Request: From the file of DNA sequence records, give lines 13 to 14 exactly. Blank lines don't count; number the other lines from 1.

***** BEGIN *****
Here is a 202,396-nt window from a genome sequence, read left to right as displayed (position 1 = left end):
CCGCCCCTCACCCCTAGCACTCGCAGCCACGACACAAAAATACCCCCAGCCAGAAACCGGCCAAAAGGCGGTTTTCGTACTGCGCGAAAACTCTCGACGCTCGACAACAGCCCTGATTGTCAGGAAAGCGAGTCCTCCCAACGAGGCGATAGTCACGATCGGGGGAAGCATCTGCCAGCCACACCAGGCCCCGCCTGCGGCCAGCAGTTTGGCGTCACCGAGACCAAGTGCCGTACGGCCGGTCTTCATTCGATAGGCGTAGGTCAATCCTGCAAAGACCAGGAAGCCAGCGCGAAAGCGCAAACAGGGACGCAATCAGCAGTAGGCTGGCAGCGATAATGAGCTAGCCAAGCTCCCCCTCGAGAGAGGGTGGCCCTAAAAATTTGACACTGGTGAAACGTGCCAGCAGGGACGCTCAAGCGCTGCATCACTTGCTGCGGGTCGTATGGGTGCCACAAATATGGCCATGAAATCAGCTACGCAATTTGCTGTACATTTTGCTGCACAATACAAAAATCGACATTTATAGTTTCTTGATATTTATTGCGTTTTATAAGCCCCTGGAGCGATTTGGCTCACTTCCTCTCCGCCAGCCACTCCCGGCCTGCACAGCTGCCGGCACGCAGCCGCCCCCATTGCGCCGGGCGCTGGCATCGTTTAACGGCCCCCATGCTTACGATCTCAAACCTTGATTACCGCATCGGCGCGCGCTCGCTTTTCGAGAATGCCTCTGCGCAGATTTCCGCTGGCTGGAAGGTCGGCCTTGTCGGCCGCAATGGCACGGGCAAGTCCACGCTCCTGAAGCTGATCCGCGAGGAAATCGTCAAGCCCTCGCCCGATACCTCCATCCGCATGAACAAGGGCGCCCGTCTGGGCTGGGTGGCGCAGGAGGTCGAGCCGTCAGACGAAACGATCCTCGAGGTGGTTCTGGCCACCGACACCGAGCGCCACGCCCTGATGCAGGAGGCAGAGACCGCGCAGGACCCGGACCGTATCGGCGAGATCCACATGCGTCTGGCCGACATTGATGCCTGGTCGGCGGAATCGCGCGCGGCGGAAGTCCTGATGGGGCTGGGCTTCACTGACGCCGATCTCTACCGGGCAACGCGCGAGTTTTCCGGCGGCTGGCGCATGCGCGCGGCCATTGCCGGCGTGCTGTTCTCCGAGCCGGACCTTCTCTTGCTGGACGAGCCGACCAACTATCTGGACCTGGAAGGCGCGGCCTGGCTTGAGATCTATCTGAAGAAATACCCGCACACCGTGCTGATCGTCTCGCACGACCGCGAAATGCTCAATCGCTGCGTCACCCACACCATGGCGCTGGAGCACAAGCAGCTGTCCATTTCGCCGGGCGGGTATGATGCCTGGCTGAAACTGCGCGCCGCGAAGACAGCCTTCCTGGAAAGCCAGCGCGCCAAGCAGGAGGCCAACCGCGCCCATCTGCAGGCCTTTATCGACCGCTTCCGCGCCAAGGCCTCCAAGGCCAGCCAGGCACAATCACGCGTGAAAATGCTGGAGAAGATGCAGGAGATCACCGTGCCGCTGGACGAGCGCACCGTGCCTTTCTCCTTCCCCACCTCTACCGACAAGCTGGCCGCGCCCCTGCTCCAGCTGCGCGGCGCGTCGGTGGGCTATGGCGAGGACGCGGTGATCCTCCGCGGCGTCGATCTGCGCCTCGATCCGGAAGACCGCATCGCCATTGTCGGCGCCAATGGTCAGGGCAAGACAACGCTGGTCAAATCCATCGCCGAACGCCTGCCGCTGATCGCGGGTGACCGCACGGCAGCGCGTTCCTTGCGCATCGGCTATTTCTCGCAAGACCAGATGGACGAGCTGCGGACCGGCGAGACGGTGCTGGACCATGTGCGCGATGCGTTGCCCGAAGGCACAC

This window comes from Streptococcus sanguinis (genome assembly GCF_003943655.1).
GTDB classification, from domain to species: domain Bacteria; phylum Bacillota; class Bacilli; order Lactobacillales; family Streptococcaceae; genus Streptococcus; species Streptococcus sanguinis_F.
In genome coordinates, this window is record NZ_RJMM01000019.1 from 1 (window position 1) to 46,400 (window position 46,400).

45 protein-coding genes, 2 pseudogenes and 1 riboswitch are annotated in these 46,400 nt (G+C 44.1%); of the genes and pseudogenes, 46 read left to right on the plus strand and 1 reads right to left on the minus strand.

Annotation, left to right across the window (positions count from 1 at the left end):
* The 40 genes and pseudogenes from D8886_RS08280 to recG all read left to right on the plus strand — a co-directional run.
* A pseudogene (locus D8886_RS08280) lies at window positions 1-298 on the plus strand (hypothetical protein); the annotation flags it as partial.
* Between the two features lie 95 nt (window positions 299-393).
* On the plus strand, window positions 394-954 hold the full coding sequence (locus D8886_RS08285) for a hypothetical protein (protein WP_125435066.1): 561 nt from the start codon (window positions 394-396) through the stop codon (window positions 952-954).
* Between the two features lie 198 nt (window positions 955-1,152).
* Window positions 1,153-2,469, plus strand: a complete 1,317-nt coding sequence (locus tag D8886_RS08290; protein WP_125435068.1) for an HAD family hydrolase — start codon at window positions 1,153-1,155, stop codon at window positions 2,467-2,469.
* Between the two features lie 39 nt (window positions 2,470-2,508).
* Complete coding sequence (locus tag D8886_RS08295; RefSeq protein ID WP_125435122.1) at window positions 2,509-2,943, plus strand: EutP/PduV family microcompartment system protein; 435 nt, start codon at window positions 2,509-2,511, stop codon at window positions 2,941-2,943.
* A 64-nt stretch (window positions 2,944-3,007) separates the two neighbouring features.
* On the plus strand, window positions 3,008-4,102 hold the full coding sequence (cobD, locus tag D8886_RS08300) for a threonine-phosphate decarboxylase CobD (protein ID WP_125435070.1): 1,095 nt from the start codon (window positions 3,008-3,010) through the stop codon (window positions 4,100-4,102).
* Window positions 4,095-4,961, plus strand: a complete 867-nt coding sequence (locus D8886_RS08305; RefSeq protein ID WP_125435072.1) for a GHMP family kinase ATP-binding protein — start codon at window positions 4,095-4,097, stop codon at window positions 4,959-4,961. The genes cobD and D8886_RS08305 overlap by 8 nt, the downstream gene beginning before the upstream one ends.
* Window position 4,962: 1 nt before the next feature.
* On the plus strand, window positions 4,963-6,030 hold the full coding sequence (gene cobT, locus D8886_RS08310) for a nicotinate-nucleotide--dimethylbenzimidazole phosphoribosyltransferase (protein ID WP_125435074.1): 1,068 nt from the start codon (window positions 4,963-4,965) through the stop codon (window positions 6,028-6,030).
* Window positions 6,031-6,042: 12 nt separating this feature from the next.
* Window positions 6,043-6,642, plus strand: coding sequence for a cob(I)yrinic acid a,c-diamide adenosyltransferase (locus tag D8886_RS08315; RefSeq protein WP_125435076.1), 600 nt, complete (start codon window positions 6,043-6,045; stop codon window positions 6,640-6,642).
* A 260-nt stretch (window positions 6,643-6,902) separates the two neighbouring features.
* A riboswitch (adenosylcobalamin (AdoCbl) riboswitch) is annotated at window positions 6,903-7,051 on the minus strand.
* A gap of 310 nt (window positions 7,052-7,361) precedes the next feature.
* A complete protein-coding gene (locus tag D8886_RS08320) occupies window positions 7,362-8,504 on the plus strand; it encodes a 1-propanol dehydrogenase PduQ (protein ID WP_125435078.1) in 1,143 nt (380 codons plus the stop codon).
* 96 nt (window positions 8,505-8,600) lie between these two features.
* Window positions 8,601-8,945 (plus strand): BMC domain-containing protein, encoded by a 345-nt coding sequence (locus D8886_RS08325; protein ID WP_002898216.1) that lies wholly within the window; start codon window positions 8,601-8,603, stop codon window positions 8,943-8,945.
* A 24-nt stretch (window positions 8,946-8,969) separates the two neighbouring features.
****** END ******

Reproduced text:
* Window positions 1,153-2,469, plus strand: a complete 1,317-nt coding sequence (locus tag D8886_RS08290; protein WP_125435068.1) for an HAD family hydrolase — start codon at window positions 1,153-1,155, stop codon at window positions 2,467-2,469.
* Between the two features lie 39 nt (window positions 2,470-2,508).